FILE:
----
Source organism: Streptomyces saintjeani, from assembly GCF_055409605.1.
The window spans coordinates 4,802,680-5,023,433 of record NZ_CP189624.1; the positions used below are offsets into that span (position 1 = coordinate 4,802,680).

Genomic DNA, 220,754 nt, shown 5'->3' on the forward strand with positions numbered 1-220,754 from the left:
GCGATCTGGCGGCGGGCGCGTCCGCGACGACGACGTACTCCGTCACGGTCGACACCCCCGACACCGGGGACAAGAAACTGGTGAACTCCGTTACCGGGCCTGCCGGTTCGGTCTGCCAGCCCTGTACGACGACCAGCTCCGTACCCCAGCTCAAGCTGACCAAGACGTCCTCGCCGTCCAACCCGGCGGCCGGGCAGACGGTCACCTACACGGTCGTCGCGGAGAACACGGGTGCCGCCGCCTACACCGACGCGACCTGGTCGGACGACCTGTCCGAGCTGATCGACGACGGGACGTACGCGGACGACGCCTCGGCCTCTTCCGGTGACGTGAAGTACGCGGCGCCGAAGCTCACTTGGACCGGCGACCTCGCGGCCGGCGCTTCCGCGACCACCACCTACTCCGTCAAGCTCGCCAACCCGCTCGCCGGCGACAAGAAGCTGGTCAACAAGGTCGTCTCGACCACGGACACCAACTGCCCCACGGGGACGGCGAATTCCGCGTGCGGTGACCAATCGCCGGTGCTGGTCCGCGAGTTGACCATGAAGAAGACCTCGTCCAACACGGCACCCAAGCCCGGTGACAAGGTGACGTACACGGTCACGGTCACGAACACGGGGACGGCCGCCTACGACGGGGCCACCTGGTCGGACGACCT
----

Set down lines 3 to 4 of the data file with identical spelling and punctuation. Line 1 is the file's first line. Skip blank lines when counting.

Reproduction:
Genomic DNA, 220,754 nt, shown 5'->3' on the forward strand with positions numbered 1-220,754 from the left:
GCGATCTGGCGGCGGGCGCGTCCGCGACGACGACGTACTCCGTCACGGTCGACACCCCCGACACCGGGGACAAGAAACTGGTGAACTCCGTTACCGGGCCTGCCGGTTCGGTCTGCCAGCCCTGTACGACGACCAGCTCCGTACCCCAGCTCAAGCTGACCAAGACGTCCTCGCCGTCCAACCCGGCGGCCGGGCAGACGGTCACCTACACGGTCGTCGCGGAGAACACGGGTGCCGCCGCCTACACCGACGCGACCTGGTCGGACGACCTGTCCGAGCTGATCGACGACGGGACGTACGCGGACGACGCCTCGGCCTCTTCCGGTGACGTGAAGTACGCGGCGCCGAAGCTCACTTGGACCGGCGACCTCGCGGCCGGCGCTTCCGCGACCACCACCTACTCCGTCAAGCTCGCCAACCCGCTCGCCGGCGACAAGAAGCTGGTCAACAAGGTCGTCTCGACCACGGACACCAACTGCCCCACGGGGACGGCGAATTCCGCGTGCGGTGACCAATCGCCGGTGCTGGTCCGCGAGTTGACCATGAAGAAGACCTCGTCCAACACGGCACCCAAGCCCGGTGACAAGGTGACGTACACGGTCACGGTCACGAACACGGGGACGGCCGCCTACGACGGGGCCACCTGGTCGGACGACCT